Pet Birds

Will An African Grey Parrot Make A Great Pet Bird?

African Grey Parrot

The African Grey parrot is among the most popular pet birds that you can find in the pet trade, and for one primary reason: this bird species is the greatest talker among all parrots, which is why people are naturally drawn to it. Aside from its talking ability, this medium-sized parrot is smart and sociable, making it the perfect pet bird for almost anyone who loves it. If you think you can handle the African Grey parrot’s quirks and needs, make sure to read further to know how you can take care of one!

History

African Grey parrots are endemic to the equatorial areas of Africa, particularly in Cameroon, Congo, Angola, Ivory Coast, Kenya, Ghana, and Uganda. They inhabit coastal mangroves, dense forests, especially on the edges and in open savannah areas. These parrots are deemed to be the most intelligent of all parrots, possessing a cognitive level that is same as a 4- to 6-year-old child. Their impeccable intelligence gained it its moniker “The Einsteins of the Bird World.” These parrots can differentiate colors, shapes, materials, and objects with ease, which is why many parrot enthusiasts love them.

Characteristics of an African Grey parrot

Average size: More than 13 inches

Average weight: Less than 1 pound

Average life span: 40 to 60 years in captivity with proper care

An adult African Grey parrot is a medium-sized, dusty-looking bird that is gray in color with pigeon-like features. It has a bright red tail, orange eyes, and plumage with scalloped patterns. You can differentiate male and female African Grey parrots once they reach adolescence, which is at least 18 months old. A male African Grey parrot’s tail is solid red, while a female’s tail has a silver tip. A male’s wing undersides becomes darker, while a female’s remain light.

African Grey parrots may be intelligent and sociable, but when ignored, they can be depressed or angry. Keep in mind that intelligent birds are complex birds. They may demand interaction and lots of attention, but they are not cuddly birds.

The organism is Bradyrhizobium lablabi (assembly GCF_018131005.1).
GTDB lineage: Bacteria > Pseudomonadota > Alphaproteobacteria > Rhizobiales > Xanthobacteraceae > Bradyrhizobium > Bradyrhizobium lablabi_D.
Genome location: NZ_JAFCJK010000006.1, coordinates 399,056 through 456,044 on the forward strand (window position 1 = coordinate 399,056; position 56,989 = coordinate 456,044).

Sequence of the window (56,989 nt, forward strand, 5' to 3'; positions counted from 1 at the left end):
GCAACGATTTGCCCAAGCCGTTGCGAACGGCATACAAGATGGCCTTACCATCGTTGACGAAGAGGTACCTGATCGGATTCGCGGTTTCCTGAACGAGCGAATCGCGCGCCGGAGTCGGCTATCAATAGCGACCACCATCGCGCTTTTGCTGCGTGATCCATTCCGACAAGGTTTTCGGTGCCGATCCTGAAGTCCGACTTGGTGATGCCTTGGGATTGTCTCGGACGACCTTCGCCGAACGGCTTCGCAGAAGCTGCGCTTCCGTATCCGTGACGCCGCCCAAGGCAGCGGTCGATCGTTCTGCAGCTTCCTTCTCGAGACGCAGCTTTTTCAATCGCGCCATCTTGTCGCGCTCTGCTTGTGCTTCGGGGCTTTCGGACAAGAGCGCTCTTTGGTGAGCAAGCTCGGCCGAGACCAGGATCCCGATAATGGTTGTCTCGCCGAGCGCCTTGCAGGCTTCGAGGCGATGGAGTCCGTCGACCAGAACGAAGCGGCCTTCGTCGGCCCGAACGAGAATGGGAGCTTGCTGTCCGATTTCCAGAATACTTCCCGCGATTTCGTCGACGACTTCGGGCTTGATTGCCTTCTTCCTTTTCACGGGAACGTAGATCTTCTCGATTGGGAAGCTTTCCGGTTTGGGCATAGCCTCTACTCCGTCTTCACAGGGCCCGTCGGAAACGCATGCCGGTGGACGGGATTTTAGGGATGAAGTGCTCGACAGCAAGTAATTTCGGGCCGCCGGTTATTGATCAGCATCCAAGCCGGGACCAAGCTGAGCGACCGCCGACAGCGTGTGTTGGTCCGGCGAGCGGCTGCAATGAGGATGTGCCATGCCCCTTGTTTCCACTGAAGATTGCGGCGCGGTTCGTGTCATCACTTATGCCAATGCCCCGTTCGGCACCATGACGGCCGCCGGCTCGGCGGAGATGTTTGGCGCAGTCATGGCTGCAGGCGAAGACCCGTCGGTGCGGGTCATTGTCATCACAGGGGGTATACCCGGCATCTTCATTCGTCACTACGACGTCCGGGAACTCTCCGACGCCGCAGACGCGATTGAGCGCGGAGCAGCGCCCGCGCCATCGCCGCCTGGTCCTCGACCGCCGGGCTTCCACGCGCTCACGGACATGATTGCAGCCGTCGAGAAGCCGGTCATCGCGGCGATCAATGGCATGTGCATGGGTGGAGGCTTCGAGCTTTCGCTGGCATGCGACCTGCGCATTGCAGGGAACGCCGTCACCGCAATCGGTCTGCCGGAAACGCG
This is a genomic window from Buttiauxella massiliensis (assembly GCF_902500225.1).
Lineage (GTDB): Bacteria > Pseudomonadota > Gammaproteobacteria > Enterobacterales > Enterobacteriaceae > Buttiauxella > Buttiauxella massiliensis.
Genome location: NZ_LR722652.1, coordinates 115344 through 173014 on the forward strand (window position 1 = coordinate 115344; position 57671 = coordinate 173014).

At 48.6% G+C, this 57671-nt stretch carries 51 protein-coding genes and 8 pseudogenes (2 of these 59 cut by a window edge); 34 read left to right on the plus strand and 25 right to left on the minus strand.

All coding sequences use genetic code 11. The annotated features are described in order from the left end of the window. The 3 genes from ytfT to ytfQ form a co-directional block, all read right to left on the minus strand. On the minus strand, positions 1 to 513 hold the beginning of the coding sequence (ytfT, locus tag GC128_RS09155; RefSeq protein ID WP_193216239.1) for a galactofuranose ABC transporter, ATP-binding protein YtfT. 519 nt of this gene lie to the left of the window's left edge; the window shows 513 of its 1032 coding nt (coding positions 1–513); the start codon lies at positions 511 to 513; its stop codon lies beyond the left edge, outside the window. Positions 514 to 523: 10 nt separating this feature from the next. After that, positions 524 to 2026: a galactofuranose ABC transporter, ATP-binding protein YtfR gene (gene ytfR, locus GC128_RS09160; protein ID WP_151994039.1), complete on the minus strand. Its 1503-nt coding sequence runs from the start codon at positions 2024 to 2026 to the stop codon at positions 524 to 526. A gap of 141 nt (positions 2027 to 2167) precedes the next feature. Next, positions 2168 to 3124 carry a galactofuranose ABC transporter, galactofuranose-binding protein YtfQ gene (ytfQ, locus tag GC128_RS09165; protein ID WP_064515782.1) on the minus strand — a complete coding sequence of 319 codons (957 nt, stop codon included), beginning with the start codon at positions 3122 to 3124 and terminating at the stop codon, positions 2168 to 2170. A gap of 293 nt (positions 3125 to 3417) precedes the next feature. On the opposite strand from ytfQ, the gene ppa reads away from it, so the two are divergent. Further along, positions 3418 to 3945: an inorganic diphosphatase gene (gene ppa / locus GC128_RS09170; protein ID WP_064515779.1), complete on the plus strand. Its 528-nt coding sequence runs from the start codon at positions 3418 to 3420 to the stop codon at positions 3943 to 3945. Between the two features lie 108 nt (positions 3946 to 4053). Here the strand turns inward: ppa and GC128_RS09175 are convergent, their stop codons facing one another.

They pick up sounds and words quickly. In fact, there was one instance wherein an African Grey parrot exposed a woman’s love affair by using the wife’s voice and repeating the other man’s name in front of the husband.

African Grey parrots are like toddlers, they are notorious for repeating every word they hear, so it’s better to watch your language whenever you are around these birds. They also like repeating the sounds of squeaking doors, fire alarms, microwave bells, ringtones, and other forms of sounds. Once they hear a sound, it’s almost impossible for them to unlearn it.

Caring for an African Grey parrot

Before adopting or buying an African Grey parrot, look for the following signs of illnesses first: fluffed up feathers, lethargy, discharge from the nose and/or mouth, agitated, and discolored poo. Make sure to ask the seller of the breeder about the history of the bird, and if it possesses special needs in order to thrive better.

A single African Grey parrot needs to have a spacious cage, particularly something that measures at least 40″(W) x 30″(D) x 65″(H). This is ideal to give your pet bird enough room for exercise. An open top cage with a perching area is also a great option to provide freedom and more interaction with your family. Provide your pet bird with a lot of toys, and don’t forget to teach it with tricks, words, and phrases. If left alone, it will enjoy the television or radio playing to keep it occupied.

Foraging is an essential part of their growth. It is their natural instinct, and it is a great way to exercise its body and mind. Provide a variety of perches with varying shapes and lengths so that they could exercise their feet regularly.

In the wild, African Grey parrots love feeding on leaves, fruits, bark, flowers, and insects. In captivity, they need premium formulated pellets supplemented with fresh fruits such as mango, melon, and pomegranate. Fresh leafy greens such as watercress, arugula, kale, sprouts, and seeds such as flaxseed and hemp are good occasional treats. Treats such as health table food, nuts, salad, and steamed green beans can also be given as rewards during training.

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